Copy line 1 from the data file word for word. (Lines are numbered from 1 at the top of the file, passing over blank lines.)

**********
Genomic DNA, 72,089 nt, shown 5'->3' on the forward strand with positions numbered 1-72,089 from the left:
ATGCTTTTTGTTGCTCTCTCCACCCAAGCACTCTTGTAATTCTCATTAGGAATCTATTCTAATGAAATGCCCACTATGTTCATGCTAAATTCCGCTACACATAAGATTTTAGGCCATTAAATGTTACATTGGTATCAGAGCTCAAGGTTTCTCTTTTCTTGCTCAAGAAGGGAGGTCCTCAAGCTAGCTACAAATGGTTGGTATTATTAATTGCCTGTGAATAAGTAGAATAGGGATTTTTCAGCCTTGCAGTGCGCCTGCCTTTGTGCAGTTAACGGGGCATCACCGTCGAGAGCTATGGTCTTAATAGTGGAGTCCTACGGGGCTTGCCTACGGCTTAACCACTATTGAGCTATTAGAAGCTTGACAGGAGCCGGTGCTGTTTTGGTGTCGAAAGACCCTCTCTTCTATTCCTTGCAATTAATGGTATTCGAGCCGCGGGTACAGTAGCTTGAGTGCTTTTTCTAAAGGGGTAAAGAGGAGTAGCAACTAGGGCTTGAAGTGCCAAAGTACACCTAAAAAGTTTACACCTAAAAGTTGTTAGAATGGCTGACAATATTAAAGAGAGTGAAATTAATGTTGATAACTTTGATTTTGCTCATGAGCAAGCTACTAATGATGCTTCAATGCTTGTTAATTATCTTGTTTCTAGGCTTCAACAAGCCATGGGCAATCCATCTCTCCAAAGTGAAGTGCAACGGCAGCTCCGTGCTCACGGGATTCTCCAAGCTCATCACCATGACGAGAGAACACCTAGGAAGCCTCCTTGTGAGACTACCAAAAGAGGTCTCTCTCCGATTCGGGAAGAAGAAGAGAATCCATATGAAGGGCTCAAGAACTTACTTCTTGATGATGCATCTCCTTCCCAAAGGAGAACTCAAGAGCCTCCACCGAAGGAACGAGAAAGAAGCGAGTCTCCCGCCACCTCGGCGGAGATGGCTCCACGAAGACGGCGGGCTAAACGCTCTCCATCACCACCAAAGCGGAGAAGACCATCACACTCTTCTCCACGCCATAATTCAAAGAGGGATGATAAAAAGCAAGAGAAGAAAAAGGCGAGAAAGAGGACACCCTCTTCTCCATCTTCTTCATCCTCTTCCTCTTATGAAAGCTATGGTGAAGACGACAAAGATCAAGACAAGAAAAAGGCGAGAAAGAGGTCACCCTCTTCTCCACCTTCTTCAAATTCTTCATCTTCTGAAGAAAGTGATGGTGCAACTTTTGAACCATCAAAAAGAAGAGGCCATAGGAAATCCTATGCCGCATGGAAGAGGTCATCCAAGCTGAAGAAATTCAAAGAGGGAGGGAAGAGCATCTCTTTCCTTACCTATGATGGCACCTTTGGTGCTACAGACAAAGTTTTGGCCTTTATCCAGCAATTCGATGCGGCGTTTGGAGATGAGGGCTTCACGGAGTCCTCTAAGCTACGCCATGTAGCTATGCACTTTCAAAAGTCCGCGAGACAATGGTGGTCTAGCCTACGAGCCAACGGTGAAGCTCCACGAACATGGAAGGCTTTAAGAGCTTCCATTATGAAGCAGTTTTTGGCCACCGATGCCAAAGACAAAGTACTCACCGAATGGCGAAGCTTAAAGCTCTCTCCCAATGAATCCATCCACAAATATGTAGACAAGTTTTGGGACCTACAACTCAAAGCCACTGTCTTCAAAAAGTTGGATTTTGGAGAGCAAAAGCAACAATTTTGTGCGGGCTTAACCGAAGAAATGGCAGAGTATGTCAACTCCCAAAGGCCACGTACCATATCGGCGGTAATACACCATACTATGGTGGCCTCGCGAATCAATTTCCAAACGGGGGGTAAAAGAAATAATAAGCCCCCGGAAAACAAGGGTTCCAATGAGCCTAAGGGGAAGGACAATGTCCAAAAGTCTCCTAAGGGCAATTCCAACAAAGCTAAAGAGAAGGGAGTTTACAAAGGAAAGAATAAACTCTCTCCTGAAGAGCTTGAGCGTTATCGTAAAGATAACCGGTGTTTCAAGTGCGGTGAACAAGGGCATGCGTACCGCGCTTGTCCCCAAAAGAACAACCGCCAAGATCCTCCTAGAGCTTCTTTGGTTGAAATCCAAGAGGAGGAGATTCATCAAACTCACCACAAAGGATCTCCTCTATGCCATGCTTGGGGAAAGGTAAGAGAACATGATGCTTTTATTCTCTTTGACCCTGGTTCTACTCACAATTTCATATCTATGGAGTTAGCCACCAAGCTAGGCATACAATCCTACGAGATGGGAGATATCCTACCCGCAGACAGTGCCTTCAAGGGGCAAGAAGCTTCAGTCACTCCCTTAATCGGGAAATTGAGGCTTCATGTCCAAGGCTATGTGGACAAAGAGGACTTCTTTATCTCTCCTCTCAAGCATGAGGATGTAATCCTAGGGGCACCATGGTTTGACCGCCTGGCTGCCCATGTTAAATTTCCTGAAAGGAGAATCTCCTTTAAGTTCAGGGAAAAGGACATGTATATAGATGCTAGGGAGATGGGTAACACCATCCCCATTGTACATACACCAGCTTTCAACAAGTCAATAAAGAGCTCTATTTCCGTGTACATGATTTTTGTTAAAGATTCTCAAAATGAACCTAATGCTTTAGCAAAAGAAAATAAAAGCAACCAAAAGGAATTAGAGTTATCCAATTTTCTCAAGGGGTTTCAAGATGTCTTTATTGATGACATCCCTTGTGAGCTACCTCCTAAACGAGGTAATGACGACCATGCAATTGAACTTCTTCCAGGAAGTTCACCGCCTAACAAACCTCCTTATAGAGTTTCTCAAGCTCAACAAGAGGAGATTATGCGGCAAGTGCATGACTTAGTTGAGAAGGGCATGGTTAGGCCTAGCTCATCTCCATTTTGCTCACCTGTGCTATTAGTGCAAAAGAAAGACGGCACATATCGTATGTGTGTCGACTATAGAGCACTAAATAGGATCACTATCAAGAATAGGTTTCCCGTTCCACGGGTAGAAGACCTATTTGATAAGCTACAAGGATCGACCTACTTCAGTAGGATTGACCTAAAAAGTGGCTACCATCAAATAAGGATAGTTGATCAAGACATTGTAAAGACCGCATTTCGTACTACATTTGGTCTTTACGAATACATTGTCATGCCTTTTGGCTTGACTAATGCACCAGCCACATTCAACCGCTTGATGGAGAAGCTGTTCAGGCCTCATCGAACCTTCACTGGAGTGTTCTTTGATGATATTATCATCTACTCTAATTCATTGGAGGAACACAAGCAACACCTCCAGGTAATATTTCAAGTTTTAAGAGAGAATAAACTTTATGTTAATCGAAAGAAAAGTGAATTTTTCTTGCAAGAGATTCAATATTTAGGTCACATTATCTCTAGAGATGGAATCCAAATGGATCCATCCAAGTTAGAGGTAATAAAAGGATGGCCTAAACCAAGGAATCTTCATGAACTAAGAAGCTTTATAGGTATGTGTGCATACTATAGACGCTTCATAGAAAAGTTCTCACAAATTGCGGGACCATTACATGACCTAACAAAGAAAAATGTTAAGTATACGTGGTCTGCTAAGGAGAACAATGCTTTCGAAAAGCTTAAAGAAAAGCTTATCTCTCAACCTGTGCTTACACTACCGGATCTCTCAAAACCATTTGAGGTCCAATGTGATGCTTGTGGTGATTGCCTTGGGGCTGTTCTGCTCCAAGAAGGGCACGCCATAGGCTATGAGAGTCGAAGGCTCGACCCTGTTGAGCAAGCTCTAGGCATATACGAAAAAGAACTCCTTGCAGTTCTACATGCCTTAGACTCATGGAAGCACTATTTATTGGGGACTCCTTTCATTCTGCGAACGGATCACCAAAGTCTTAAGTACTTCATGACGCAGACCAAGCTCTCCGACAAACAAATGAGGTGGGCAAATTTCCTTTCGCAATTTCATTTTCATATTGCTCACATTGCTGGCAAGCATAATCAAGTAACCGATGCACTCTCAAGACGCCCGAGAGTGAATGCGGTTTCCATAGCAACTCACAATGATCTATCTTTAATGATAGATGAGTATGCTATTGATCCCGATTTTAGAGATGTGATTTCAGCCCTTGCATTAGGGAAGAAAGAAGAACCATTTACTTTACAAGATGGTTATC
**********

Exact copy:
Genomic DNA, 72,089 nt, shown 5'->3' on the forward strand with positions numbered 1-72,089 from the left: